Saturday, February 8, 2020

Pateriarchy and Paternalism Essay Example | Topics and Well Written Essays - 1000 words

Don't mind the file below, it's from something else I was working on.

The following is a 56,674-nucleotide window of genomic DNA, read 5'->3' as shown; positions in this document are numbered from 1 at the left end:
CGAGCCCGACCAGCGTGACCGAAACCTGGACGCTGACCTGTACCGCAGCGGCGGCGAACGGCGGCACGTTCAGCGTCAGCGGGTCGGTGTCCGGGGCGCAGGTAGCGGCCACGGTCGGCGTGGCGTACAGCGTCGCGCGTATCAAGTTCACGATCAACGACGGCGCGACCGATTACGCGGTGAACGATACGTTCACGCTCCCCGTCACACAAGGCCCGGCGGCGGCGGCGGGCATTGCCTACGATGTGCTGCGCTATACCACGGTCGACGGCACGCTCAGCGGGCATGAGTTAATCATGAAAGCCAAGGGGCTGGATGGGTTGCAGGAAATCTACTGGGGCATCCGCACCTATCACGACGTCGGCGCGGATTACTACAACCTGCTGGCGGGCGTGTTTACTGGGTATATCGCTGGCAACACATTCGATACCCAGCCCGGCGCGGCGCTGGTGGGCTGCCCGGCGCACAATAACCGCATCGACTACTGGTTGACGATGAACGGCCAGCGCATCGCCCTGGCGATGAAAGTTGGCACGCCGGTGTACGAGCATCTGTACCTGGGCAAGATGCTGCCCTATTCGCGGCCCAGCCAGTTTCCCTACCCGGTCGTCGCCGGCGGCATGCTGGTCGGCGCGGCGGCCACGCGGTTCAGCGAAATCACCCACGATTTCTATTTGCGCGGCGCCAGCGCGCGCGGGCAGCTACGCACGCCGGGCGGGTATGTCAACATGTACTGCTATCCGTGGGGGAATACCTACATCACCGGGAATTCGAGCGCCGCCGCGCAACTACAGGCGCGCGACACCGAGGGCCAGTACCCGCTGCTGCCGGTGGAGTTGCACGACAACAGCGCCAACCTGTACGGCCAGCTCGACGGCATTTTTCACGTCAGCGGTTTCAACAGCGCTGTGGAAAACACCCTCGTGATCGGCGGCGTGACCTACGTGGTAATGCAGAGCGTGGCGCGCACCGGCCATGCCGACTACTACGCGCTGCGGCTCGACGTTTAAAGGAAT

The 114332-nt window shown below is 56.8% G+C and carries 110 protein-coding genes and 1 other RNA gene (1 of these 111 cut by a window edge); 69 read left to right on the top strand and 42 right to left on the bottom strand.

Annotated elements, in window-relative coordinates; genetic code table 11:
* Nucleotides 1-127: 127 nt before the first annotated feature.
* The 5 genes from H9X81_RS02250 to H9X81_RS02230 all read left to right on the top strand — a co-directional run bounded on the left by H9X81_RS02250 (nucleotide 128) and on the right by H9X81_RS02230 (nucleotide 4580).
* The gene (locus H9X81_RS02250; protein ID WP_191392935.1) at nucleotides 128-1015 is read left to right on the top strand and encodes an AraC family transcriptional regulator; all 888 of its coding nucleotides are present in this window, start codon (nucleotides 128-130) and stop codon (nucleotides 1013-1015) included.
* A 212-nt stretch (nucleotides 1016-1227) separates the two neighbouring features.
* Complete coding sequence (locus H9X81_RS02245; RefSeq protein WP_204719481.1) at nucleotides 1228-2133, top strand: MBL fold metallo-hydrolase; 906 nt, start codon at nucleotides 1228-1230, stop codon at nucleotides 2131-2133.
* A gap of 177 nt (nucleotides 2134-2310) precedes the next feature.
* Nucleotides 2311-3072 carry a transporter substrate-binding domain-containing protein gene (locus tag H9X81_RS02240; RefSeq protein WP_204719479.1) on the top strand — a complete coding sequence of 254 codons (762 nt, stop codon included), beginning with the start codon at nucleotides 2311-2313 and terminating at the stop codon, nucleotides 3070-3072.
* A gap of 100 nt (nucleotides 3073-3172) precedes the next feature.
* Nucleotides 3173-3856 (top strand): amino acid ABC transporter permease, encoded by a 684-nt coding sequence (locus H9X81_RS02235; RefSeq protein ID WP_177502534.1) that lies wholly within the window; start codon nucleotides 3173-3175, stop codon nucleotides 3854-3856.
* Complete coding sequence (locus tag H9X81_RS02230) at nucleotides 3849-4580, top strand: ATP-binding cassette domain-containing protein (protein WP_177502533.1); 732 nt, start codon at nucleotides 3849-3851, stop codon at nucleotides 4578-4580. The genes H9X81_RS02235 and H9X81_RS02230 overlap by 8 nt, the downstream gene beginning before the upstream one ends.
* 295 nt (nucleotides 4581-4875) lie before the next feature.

Pateriarchy and Paternalism - Essay Example However, by the end of the American Revolution, most states in northern America had already done away with the practice, but in southern states, the institution of slavery was flourishing especially in the large plantations that formed the major economic mainstay of the regions (Allport, 1954, p41). In this respect, Southern states supported slavery while the northern states opposed the practice, resulting to the civil war that was eventually won by the Northern side. For long periods, historians and social researchers have delved on how the slaves related with their masters to ensure that they coexisted peacefully without undue conflicts in such a harsh and dehumanizing working environment. This paper discusses similarities between paternalism and patriarchy in context with slavery practice in the United States. Before discussing the similarities and differences between paternalism and patriarchy, it is important to consider the demographic composition of slaves in both the southern and northern parts of the country and then establish their working conditions. According to Allport (1954, p 47) a slave was a property of a master purchased to provide free and forced labor to the master in the plantations and at homes. Southern states in America and the Caribbean relied heavily on agriculture and large plantations of crops such as sugarcane and tobacco required intensive human labor. To ensure that slaves remained productive at their place of work, the white masters first applied patriarchy during the early periods of slavery and later adopted paternalism in 18th century (Oakes, 2010, 567) Patriarchy was a strict code that emphasized on obedience, discipline, control and severe punishment of the slaves towards their masters (Oakes, 2010, p573). However, patriarchy provided the slaves with protection, guardianship and reciprocal obligation. According to Altemeyer (1988, p 26), patriarchy defined the image of the slave owner and it set the standards of judging slav eholding among the white farmers. The transformation from patriarchy to paternalism in the 18th century was enhanced by the benevolent inclination of the slave-owners towards their black slaves. Consequently, the masters began expecting similar treatment from the slaves and their outlook towards the slaves became more sentimental (Oakes, 2010, p 575). In this regard, the masters tried to create the image of happy and contended slaves, who worked to get protection from their masters. In response to patriarchy, many slaves rebelled against their masters in attempts to resist the work and the harsh treatment. The slaves resisted by feigning sickness, sabotaging, stealing from the masters, arson, destroying tools, mistreating animals among other behaviors. Their resistance was mainly collective, structured to undermine the system in order to facilitate change or validate escape from slavery (Altemeyer, 1988, p 39). This occasionally resulted to revolts that were driven by a common sense of victimization. However, the revolts were not intended to change the structure or the balance of power but provided avenue for expression or execution of retribution directed at an individual but not on the larger system of power (Oakes, 2010, p 583). In this regard, the slaves’ revolts were not revolutionary since they lacked collective

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